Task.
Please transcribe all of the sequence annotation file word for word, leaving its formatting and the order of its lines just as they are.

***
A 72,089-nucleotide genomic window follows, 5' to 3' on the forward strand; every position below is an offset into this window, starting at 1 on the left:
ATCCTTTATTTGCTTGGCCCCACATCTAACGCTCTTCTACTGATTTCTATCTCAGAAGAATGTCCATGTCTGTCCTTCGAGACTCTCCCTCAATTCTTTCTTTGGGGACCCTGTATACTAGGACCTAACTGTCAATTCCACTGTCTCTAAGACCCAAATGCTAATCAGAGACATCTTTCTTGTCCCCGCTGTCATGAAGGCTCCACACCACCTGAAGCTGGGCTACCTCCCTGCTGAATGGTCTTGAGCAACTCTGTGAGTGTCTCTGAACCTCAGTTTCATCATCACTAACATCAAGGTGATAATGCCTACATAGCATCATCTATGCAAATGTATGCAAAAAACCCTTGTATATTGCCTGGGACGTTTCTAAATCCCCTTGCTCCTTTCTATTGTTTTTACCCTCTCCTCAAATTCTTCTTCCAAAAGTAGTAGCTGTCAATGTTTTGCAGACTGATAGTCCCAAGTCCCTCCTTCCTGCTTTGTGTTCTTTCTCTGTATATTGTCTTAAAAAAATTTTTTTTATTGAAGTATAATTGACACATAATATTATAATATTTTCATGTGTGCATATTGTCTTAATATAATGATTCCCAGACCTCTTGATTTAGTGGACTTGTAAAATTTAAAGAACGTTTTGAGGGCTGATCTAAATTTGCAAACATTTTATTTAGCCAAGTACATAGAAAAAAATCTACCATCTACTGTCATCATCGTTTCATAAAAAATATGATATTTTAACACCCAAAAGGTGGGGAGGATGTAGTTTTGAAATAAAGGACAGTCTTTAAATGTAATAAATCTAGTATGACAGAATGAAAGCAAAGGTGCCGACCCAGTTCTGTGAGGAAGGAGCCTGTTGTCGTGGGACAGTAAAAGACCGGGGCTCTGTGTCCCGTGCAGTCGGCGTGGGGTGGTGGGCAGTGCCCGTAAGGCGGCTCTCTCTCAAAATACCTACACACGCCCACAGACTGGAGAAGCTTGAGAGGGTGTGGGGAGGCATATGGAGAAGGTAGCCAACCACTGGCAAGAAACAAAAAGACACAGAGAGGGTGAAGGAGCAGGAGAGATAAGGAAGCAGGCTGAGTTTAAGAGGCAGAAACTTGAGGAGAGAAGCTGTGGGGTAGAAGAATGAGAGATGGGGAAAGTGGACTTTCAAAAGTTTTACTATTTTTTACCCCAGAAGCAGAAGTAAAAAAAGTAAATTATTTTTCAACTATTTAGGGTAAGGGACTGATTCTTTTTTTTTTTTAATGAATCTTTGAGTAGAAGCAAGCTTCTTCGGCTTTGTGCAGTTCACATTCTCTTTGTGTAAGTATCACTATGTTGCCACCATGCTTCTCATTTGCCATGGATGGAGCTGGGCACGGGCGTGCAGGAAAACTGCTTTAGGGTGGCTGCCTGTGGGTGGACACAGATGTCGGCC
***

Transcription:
A 72,089-nucleotide genomic window follows, 5' to 3' on the forward strand; every position below is an offset into this window, starting at 1 on the left:
ATCCTTTATTTGCTTGGCCCCACATCTAACGCTCTTCTACTGATTTCTATCTCAGAAGAATGTCCATGTCTGTCCTTCGAGACTCTCCCTCAATTCTTTCTTTGGGGACCCTGTATACTAGGACCTAACTGTCAATTCCACTGTCTCTAAGACCCAAATGCTAATCAGAGACATCTTTCTTGTCCCCGCTGTCATGAAGGCTCCACACCACCTGAAGCTGGGCTACCTCCCTGCTGAATGGTCTTGAGCAACTCTGTGAGTGTCTCTGAACCTCAGTTTCATCATCACTAACATCAAGGTGATAATGCCTACATAGCATCATCTATGCAAATGTATGCAAAAAACCCTTGTATATTGCCTGGGACGTTTCTAAATCCCCTTGCTCCTTTCTATTGTTTTTACCCTCTCCTCAAATTCTTCTTCCAAAAGTAGTAGCTGTCAATGTTTTGCAGACTGATAGTCCCAAGTCCCTCCTTCCTGCTTTGTGTTCTTTCTCTGTATATTGTCTTAAAAAAATTTTTTTTATTGAAGTATAATTGACACATAATATTATAATATTTTCATGTGTGCATATTGTCTTAATATAATGATTCCCAGACCTCTTGATTTAGTGGACTTGTAAAATTTAAAGAACGTTTTGAGGGCTGATCTAAATTTGCAAACATTTTATTTAGCCAAGTACATAGAAAAAAATCTACCATCTACTGTCATCATCGTTTCATAAAAAATATGATATTTTAACACCCAAAAGGTGGGGAGGATGTAGTTTTGAAATAAAGGACAGTCTTTAAATGTAATAAATCTAGTATGACAGAATGAAAGCAAAGGTGCCGACCCAGTTCTGTGAGGAAGGAGCCTGTTGTCGTGGGACAGTAAAAGACCGGGGCTCTGTGTCCCGTGCAGTCGGCGTGGGGTGGTGGGCAGTGCCCGTAAGGCGGCTCTCTCTCAAAATACCTACACACGCCCACAGACTGGAGAAGCTTGAGAGGGTGTGGGGAGGCATATGGAGAAGGTAGCCAACCACTGGCAAGAAACAAAAAGACACAGAGAGGGTGAAGGAGCAGGAGAGATAAGGAAGCAGGCTGAGTTTAAGAGGCAGAAACTTGAGGAGAGAAGCTGTGGGGTAGAAGAATGAGAGATGGGGAAAGTGGACTTTCAAAAGTTTTACTATTTTTTACCCCAGAAGCAGAAGTAAAAAAAGTAAATTATTTTTCAACTATTTAGGGTAAGGGACTGATTCTTTTTTTTTTTTAATGAATCTTTGAGTAGAAGCAAGCTTCTTCGGCTTTGTGCAGTTCACATTCTCTTTGTGTAAGTATCACTATGTTGCCACCATGCTTCTCATTTGCCATGGATGGAGCTGGGCACGGGCGTGCAGGAAAACTGCTTTAGGGTGGCTGCCTGTGGGTGGACACAGATGTCGGCC